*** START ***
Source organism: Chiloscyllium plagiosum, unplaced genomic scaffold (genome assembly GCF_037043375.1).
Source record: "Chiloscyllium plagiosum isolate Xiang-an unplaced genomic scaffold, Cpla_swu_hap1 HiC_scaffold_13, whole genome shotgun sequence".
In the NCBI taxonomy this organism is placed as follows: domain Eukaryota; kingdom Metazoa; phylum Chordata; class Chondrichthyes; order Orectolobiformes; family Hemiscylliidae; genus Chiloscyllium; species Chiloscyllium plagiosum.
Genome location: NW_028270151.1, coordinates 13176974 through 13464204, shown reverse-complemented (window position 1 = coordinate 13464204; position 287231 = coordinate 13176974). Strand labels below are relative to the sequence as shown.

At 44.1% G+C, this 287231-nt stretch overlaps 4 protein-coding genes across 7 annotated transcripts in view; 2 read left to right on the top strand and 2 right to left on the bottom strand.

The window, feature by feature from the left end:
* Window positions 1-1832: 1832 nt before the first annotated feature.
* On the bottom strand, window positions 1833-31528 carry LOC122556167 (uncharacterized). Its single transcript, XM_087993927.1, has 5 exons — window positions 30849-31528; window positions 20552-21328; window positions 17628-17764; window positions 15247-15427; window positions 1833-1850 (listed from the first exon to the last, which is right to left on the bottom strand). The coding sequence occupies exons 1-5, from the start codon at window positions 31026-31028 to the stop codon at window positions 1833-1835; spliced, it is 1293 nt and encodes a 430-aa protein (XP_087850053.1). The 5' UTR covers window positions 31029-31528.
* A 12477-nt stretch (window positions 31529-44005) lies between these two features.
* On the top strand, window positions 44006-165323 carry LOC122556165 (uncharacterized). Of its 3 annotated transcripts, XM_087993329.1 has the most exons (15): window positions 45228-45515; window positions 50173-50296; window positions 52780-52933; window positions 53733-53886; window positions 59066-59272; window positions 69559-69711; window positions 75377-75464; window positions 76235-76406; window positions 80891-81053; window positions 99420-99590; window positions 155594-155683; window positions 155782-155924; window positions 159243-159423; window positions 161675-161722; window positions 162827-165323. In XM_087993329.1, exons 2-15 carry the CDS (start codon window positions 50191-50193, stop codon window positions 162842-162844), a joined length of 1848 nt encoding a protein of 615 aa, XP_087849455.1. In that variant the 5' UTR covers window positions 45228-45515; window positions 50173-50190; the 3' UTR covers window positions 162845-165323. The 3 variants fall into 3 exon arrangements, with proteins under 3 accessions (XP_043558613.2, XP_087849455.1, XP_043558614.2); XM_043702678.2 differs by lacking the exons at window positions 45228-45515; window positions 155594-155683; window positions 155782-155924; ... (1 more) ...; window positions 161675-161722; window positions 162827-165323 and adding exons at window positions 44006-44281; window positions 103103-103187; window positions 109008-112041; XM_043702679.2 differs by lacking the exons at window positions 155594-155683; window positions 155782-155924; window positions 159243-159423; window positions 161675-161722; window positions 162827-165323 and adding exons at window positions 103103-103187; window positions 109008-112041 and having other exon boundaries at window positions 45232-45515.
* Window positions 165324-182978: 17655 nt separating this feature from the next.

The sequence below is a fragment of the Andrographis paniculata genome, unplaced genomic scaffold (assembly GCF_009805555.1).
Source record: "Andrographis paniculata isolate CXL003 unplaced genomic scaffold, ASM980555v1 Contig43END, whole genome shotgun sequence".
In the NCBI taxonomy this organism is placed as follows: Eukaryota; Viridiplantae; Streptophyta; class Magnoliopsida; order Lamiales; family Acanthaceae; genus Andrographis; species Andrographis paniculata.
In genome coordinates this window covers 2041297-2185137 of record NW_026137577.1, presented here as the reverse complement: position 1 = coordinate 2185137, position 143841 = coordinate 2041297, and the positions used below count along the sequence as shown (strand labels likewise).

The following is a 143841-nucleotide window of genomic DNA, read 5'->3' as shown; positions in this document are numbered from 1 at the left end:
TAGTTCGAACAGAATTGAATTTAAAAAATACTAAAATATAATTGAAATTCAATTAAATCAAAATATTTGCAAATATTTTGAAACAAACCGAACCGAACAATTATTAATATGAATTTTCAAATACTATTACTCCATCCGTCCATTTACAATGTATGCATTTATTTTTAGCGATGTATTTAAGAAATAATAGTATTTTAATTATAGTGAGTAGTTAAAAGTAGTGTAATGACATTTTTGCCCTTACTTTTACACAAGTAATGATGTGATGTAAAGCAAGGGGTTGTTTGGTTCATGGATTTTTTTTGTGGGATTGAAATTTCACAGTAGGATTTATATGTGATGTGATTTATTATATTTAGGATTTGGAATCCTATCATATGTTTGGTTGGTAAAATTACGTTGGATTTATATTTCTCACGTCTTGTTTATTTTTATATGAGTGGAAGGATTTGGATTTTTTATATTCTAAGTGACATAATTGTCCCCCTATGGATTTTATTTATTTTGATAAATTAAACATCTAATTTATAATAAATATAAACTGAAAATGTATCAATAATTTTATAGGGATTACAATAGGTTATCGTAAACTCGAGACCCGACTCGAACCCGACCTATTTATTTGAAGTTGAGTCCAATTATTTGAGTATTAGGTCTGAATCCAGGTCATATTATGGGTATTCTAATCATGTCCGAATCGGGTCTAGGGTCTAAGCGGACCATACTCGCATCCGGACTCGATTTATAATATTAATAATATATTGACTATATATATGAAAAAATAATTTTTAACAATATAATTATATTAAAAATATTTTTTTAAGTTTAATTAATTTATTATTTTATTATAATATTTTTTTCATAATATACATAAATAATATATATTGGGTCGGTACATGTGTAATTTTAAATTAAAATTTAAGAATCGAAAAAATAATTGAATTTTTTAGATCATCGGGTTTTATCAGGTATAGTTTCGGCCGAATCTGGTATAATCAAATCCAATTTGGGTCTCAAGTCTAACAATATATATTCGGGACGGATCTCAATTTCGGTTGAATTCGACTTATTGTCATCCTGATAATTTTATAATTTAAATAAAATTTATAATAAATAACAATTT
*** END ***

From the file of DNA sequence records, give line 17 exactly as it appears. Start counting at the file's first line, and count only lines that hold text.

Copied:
TAGTTCGAACAGAATTGAATTTAAAAAATACTAAAATATAATTGAAATTCAATTAAATCAAAATATTTGCAAATATTTTGAAACAAACCGAACCGAACAATTATTAATATGAATTTTCAAATACTATTACTCCATCCGTCCATTTACAATGTATGCATTTATTTTTAGCGATGTATTTAAGAAATAATAGTATTTTAATTATAGTGAGTAGTTAAAAGTAGTGTAATGACATTTTTGCCCTTACTTTTACACAAGTAATGATGTGATGTAAAGCAAGGGGTTGTTTGGTTCATGGATTTTTTTTGTGGGATTGAAATTTCACAGTAGGATTTATATGTGATGTGATTTATTATATTTAGGATTTGGAATCCTATCATATGTTTGGTTGGTAAAATTACGTTGGATTTATATTTCTCACGTCTTGTTTATTTTTATATGAGTGGAAGGATTTGGATTTTTTATATTCTAAGTGACATAATTGTCCCCCTATGGATTTTATTTATTTTGATAAATTAAACATCTAATTTATAATAAATATAAACTGAAAATGTATCAATAATTTTATAGGGATTACAATAGGTTATCGTAAACTCGAGACCCGACTCGAACCCGACCTATTTATTTGAAGTTGAGTCCAATTATTTGAGTATTAGGTCTGAATCCAGGTCATATTATGGGTATTCTAATCATGTCCGAATCGGGTCTAGGGTCTAAGCGGACCATACTCGCATCCGGACTCGATTTATAATATTAATAATATATTGACTATATATATGAAAAAATAATTTTTAACAATATAATTATATTAAAAATATTTTTTTAAGTTTAATTAATTTATTATTTTATTATAATATTTTTTTCATAATATACATAAATAATATATATTGGGTCGGTACATGTGTAATTTTAAATTAAAATTTAAGAATCGAAAAAATAATTGAATTTTTTAGATCATCGGGTTTTATCAGGTATAGTTTCGGCCGAATCTGGTATAATCAAATCCAATTTGGGTCTCAAGTCTAACAATATATATTCGGGACGGATCTCAATTTCGGTTGAATTCGACTTATTGTCATCCTGATAATTTTATAATTTAAATAAAATTTATAATAAATAACAATTT